How would you interpret I Kings 22:34

Discussion in 'Baptist Theology & Bible Study' started by Pastor_Bob, Oct 29, 2007.

  1. Pastor_Bob

    Pastor_Bob
    Expand Collapse
    Administrator
    Administrator

    Joined:
    Jul 15, 2002
    Messages:
    3,461
    Likes Received:
    45
    1 Kings 22:34 And a certain man drew a bow at a venture, and smote the king of Israel between the joints of the harness: wherefore he said unto the driver of his chariot, Turn thine hand, and carry me out of the host; for I am wounded. (KJV)

    I've heard it interpreted that this archer merely took a random shot in the air and God supernaturally guided the arrow to Ahab's most vulnerable spot in his armor.

    The word venture (lethummo) seems to carry more than that. It may mean that this archer shot with all his skill and strength and had Ahab as his target from the start.

    What do you say?
     
  2. Aaron

    Aaron
    Expand Collapse
    Member

    Joined:
    Sep 4, 2000
    Messages:
    15,668
    Likes Received:
    230
    I always took it as the archer shot randomly toward Israel's army, but your take is interesting. I'm going to check my parallel version.
     
  3. TCGreek

    TCGreek
    Expand Collapse
    New Member

    Joined:
    Sep 12, 2006
    Messages:
    7,373
    Likes Received:
    0
    I went back and read v. 23 and I believe God used that random shot to kill the king: "So now the LORD has put a lying spirit in the mouths of all these prophets of yours. The LORD has decreed disaster for you."
     
  4. readmore

    readmore
    Expand Collapse
    New Member

    Joined:
    Sep 12, 2007
    Messages:
    250
    Likes Received:
    0
    This is weird... I always fancied I at least was "scholarly" enough after three years of Bible College to look up Strong's word references, but the Hebrew word I come up with for "venture" in I Kings 22:34 is tôm, not lethummo (at least according to E-Sword). Is this a minor variation in Hebrew versions or am I reading it wrong?
     
  5. Allan

    Allan
    Expand Collapse
    Active Member

    Joined:
    Jul 26, 2006
    Messages:
    6,888
    Likes Received:
    0
    You are correct from what I have reveiwed.

    And I to am a little surprized this word is rendered 'random' when it speaks of it being:
    This 'seems' to imply what the OP asserted and that is the archer shot true with completeness of skill (which is the reason it stuck exactly were it did in a mortal wound) but I feel (since I did not do an indepth look yet) that the term 'random' is regarding the the fact they were looking for the King and when the one they were chasing did not 'appear' to be him, the archer to skillful aim at one who was not their intended or specific target but one at random. The skillfulness of the shot does however get overshadowed by the our wording of random, yet it was done in such a manner that the King fell as decreed by God. So it still maintain the supernatural death blow but not in the guiding of the arrow but in the person the archer chose to shoot during the battle.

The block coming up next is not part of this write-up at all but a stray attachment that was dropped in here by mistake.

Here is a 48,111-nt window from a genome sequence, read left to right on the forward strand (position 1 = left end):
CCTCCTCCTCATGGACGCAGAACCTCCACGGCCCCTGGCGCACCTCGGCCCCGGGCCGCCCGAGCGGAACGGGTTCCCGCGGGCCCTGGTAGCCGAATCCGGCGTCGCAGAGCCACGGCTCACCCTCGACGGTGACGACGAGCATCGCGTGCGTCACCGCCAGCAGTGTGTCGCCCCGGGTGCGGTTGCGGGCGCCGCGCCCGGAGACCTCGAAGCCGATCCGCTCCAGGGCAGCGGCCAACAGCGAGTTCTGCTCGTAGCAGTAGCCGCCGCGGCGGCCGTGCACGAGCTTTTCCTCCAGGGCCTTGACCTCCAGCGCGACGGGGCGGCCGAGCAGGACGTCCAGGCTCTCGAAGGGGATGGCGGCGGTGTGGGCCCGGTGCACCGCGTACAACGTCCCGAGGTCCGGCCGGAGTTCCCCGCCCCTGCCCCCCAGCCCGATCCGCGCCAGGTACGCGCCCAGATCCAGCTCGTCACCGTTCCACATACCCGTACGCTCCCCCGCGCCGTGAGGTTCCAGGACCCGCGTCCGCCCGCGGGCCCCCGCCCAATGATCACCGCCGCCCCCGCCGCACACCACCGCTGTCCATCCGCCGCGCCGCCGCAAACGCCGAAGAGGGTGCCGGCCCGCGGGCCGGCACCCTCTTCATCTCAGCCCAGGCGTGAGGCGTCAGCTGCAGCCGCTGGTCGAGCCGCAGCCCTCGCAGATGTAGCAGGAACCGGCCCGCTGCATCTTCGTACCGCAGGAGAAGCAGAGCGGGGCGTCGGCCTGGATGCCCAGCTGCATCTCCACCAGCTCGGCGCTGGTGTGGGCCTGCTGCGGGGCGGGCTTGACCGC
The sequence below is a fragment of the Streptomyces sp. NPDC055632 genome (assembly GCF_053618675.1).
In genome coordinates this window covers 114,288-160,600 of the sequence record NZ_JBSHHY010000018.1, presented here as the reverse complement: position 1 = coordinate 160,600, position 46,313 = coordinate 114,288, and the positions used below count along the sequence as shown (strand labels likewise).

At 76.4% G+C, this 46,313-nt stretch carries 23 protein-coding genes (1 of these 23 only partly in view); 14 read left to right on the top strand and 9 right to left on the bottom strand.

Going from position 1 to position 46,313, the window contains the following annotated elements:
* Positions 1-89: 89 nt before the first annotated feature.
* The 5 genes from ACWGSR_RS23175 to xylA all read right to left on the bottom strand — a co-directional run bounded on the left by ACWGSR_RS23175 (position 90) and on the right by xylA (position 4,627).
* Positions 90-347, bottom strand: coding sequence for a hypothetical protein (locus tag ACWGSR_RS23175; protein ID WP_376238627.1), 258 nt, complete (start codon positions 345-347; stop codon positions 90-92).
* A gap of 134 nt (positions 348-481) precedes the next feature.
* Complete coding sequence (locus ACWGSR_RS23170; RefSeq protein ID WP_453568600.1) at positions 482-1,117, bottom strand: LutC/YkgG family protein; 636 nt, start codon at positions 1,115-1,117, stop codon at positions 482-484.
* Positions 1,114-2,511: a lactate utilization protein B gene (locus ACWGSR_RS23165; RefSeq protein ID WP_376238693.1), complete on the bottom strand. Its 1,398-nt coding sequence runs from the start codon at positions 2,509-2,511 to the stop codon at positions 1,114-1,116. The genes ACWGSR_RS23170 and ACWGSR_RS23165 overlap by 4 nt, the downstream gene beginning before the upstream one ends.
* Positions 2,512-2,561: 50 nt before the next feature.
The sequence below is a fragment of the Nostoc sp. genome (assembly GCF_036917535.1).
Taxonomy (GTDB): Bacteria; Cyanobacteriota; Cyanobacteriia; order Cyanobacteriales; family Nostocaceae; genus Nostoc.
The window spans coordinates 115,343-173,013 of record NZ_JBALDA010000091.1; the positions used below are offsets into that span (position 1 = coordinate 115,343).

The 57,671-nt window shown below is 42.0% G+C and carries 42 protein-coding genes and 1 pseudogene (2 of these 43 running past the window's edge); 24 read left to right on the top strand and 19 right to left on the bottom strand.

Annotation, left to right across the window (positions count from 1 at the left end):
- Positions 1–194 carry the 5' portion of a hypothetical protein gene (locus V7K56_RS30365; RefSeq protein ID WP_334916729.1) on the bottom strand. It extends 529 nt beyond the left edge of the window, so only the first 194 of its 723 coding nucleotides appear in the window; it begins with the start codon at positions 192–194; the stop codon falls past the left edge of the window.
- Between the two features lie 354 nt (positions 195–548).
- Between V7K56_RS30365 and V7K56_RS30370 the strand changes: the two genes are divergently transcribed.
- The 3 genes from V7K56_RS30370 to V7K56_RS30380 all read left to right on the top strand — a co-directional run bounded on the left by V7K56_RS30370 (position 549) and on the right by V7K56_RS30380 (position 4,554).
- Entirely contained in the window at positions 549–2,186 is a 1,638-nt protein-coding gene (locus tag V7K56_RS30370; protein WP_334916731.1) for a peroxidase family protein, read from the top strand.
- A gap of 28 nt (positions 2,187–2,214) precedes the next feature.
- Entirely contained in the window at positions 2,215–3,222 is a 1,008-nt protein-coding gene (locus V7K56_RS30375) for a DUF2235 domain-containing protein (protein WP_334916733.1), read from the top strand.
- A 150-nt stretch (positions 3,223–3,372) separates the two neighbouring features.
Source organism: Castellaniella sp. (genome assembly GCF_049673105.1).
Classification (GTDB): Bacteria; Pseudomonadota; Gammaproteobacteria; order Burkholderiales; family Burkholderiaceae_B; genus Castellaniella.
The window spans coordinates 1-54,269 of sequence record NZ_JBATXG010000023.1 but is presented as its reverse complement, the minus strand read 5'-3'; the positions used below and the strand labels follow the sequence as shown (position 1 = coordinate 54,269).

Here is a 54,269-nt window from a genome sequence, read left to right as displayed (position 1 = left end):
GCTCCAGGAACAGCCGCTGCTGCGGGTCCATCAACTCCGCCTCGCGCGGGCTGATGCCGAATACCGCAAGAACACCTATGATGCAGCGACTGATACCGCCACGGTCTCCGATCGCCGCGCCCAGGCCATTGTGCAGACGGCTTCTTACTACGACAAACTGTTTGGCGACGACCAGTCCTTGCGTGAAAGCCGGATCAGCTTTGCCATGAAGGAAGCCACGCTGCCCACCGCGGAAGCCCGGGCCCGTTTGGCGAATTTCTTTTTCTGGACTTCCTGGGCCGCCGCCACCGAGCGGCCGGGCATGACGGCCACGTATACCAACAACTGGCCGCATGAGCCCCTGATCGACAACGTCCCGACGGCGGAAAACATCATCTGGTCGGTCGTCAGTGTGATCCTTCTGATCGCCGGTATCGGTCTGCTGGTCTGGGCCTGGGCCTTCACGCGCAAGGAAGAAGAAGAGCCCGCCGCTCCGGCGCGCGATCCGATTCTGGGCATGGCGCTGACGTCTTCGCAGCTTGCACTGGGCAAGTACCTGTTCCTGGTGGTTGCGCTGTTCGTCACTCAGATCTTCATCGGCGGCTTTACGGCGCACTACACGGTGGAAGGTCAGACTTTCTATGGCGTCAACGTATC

6. Pastor_Bob

    Pastor_Bob
    Expand Collapse
    Administrator
    Administrator

    Joined:
    Jul 15, 2002
    Messages:
    3,461
    Likes Received:
    45

    l·thm·u ​

    לְתֻמֹּו
    to·flawlessness-of·him

    http://www.scripture4all.org/OnlineInterlinear/Hebrew_Index.htm
     
    #6 Pastor_Bob, Oct 30, 2007
    Last edited by a moderator: Oct 30, 2007
  7. Logos1560

    Logos1560
    Expand Collapse
    Active Member

    Joined:
    Oct 22, 2004
    Messages:
    3,127
    Likes Received:
    2
    The 1568 Bishops' Bible has the following at 1 Kings 22:34

    And a certain man drew a bow ignorantly, & smote the king of Israel between the ribs and his harness: Wherefore he sayd unto the driver of his chariots, Turn thy hand, and carry me out of the host, for I am hurt.

    The 1599 edition of the Geneva Bible has:

    "Then a certain man drew a bow mightily, and smote the king of Israel between the joints of his brigandine. Wherefore he said unto his chariot man, Turn thine hand, and carry me out of the host: for I am hurt.

    The Geneva edition has a note for "mightily": "Or, in his simplicity, and ignorantly."

    The 1611 edition of the KJV has a marginal note for "at a venture," which is "Heb. in his simplicity."
     

Share This Page

Loading...